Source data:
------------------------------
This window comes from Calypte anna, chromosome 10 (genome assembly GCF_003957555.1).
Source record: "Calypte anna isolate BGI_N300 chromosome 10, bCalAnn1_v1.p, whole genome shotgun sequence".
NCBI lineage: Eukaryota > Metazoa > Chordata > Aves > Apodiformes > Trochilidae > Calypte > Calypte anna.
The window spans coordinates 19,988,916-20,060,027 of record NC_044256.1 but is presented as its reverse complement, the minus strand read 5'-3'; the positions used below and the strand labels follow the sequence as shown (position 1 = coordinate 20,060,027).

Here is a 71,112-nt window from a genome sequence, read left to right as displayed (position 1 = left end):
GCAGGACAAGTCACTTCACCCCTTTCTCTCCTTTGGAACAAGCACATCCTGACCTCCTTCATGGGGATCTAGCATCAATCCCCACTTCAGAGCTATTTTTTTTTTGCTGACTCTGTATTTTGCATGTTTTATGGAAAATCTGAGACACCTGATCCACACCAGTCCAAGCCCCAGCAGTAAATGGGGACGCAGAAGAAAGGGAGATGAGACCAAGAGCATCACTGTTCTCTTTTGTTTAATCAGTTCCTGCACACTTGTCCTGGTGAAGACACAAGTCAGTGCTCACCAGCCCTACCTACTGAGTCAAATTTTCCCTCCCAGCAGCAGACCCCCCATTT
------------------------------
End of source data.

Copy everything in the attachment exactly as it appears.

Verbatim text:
This window comes from Calypte anna, chromosome 10 (genome assembly GCF_003957555.1).
Source record: "Calypte anna isolate BGI_N300 chromosome 10, bCalAnn1_v1.p, whole genome shotgun sequence".
NCBI lineage: Eukaryota > Metazoa > Chordata > Aves > Apodiformes > Trochilidae > Calypte > Calypte anna.
The window spans coordinates 19,988,916-20,060,027 of record NC_044256.1 but is presented as its reverse complement, the minus strand read 5'-3'; the positions used below and the strand labels follow the sequence as shown (position 1 = coordinate 20,060,027).

Here is a 71,112-nt window from a genome sequence, read left to right as displayed (position 1 = left end):
GCAGGACAAGTCACTTCACCCCTTTCTCTCCTTTGGAACAAGCACATCCTGACCTCCTTCATGGGGATCTAGCATCAATCCCCACTTCAGAGCTATTTTTTTTTTGCTGACTCTGTATTTTGCATGTTTTATGGAAAATCTGAGACACCTGATCCACACCAGTCCAAGCCCCAGCAGTAAATGGGGACGCAGAAGAAAGGGAGATGAGACCAAGAGCATCACTGTTCTCTTTTGTTTAATCAGTTCCTGCACACTTGTCCTGGTGAAGACACAAGTCAGTGCTCACCAGCCCTACCTACTGAGTCAAATTTTCCCTCCCAGCAGCAGACCCCCCATTT